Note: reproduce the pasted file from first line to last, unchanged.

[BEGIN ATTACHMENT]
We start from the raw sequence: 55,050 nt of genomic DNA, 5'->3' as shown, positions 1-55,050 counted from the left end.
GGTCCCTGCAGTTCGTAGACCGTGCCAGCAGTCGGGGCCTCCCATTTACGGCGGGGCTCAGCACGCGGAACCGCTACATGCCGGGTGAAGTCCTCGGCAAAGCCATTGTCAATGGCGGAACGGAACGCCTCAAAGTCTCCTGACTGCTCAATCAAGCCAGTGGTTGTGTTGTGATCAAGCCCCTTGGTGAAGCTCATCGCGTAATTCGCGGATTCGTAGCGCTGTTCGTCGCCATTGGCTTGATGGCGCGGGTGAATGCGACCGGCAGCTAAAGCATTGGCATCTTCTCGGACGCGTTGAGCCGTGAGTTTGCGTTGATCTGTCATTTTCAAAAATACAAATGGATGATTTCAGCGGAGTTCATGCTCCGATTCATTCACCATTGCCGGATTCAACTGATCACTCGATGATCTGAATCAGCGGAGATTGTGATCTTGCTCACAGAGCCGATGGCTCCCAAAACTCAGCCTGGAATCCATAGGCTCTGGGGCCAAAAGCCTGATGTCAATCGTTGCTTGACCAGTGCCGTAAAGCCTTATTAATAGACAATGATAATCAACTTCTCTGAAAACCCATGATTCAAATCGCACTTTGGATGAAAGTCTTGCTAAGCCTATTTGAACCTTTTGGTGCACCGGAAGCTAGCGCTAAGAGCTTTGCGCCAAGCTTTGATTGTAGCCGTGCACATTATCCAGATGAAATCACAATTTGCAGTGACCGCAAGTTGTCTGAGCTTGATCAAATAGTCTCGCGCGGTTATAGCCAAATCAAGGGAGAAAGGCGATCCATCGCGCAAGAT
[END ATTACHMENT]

We start from the raw sequence: 55,050 nt of genomic DNA, 5'->3' as shown, positions 1-55,050 counted from the left end.
GGTCCCTGCAGTTCGTAGACCGTGCCAGCAGTCGGGGCCTCCCATTTACGGCGGGGCTCAGCACGCGGAACCGCTACATGCCGGGTGAAGTCCTCGGCAAAGCCATTGTCAATGGCGGAACGGAACGCCTCAAAGTCTCCTGACTGCTCAATCAAGCCAGTGGTTGTGTTGTGATCAAGCCCCTTGGTGAAGCTCATCGCGTAATTCGCGGATTCGTAGCGCTGTTCGTCGCCATTGGCTTGATGGCGCGGGTGAATGCGACCGGCAGCTAAAGCATTGGCATCTTCTCGGACGCGTTGAGCCGTGAGTTTGCGTTGATCTGTCATTTTCAAAAATACAAATGGATGATTTCAGCGGAGTTCATGCTCCGATTCATTCACCATTGCCGGATTCAACTGATCACTCGATGATCTGAATCAGCGGAGATTGTGATCTTGCTCACAGAGCCGATGGCTCCCAAAACTCAGCCTGGAATCCATAGGCTCTGGGGCCAAAAGCCTGATGTCAATCGTTGCTTGACCAGTGCCGTAAAGCCTTATTAATAGACAATGATAATCAACTTCTCTGAAAACCCATGATTCAAATCGCACTTTGGATGAAAGTCTTGCTAAGCCTATTTGAACCTTTTGGTGCACCGGAAGCTAGCGCTAAGAGCTTTGCGCCAAGCTTTGATTGTAGCCGTGCACATTATCCAGATGAAATCACAATTTGCAGTGACCGCAAGTTGTCTGAGCTTGATCAAATAGTCTCGCGCGGTTATAGCCAAATCAAGGGAGAAAGGCGATCCATCGCGCAAGAT